Special Coverage

Frankfurt Auto Show

FRANKFURT – BMW AG unveils the Concept X6, a 4-door luxury cross/utility vehicle that emphasizes driving dynamics over utility but also highlights a potentially new chassis system and hybrid drivetrain from the German auto maker.

“This concept car shows what the future will bring,” Norbert Reithofer, BMW’s chairman of the board of management, says at the concept’s auto show premier here. “This BMW X model combines true BMW dynamics with world-class agility.”

While the sleekly stretched X6 is not easily confused with the more spacious people-hauling CUVs from U.S. auto makers – BMW characterizes the vehicle as a “sports activity coupe” – it likely surpasses rivals in driving pleasure, Reithofer says.

That’s because BMW leverages the same xDrive all-wheel-drive system that has made its X5 and X3 CUVs a success.

New on the X6 is BMW’s “dynamic performance control,” which combines with xDrive to optimize vehicle stability by distributing variable degrees of power to the rear wheels, regardless of speed or operating condition.

BMW considers the system an industry first, saying it is the only one of its kind to provide a stabilizing effect at any speed. “This is pure driving dynamics – an absolute trendsetter in the 4x4 segment,” Reithofer says.

The German auto maker promises to deliver a series model close to the X6 concept, with production alongside the X5 and X3 at BMW’s Spartanburg, SC, plant.

Reflecting the international auto show’s overriding “green” theme, the X6 also features BMW’s new hybrid-electric drivetrain for X-Series vehicles. Called ActiveHybrid, the system combines an internal combustion engine with two high-performance electric motors.

The auto maker says its new hybrid powertrain trims both emissions and fuel consumption 20%, compared with similar vehicles equipped with conventional drivetrains.

Reithofer says an X6 with the hybrid system will arrive in 2009.

ActiveHybrid additionally serves as the centerpiece of a larger developmental strategy BMW details at the motor show. The 3-step strategy, called “Efficient Dynamics,” seeks to provide environmentally friendly mobility, including zero-emissions hydrogen, the auto maker says.

Near-term strategy is to optimize BMW’s combustion engines, followed by a medium-term plan to electrify the drivetrain up to the development of a full hybrid. Finally, the strategy seeks to develop drivetrains that completely eliminate the use of fossil fuels.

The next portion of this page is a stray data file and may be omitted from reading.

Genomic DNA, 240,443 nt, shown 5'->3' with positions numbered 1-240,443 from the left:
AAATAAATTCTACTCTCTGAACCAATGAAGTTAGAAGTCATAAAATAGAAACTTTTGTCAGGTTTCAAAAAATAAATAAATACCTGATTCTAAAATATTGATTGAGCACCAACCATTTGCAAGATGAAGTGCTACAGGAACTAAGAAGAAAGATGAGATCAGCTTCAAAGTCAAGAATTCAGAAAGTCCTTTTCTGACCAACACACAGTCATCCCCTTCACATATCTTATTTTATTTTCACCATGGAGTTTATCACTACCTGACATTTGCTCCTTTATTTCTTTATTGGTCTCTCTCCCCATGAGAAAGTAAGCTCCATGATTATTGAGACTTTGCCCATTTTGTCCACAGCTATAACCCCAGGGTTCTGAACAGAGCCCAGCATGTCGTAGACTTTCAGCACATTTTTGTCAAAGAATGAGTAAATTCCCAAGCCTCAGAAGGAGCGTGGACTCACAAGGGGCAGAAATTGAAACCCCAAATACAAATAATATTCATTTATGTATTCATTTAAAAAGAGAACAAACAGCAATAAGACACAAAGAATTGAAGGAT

For the last several months, BMW has been putting its hydrogen-compatible 7-Series sedans into the hands of both Europe and America’s high and mighty for real-world testing.

European celebrities have logged more than 1.3 million miles (2.1 million km) in the milestone car, which features a 6.0L 260-hp V-12 engine capable of burning gasoline and liquid hydrogen. The switch can be made with the push of a button.

The Hydrogen 7 can travel 124 miles (200 km) on hydrogen and another 311 miles (500 km) on gasoline. The auto maker has a hydrogen-only target of 311 miles (500 km). Under hydrogen power, estimates suggest the H7 can achieve 17-18 mpg (13.3-13.8 L/100 km).

Beginning this fall, BMW says it will introduce 22 models that, although they are not hydrogen-powered, leverage the auto maker’s efficient-dynamics principle, with a goal of selling 400,000 units by the end of the year.

Models include the BMW 318d, which customers began receiving two weeks ago, and the all-new 1-Series coupe scheduled for launch in Germany late next month.

Reithofer says the X6 hybrid, plus the auto maker’s efficient dynamics strategy, demonstrate BMW’s commitment to reducing emissions, despite recent claims to the contrary and implications the added research and development spending has hurt the company’s bottom line.

“The BMW Group will definitely meet its contribution to the ACEA voluntary commitment,” he says, referring to a pledge by European Automobile Manufacturers Assn. members to achieve an average emissions target of 140 g/km by next year.

“By the end of 2008, we will have cut the carbon dioxide emissions of our entire fleet by 25% from the 1995 level. To achieve this ambitious goal, we have to invest more than usual in research and development. And obviously, this is reflected in our results.”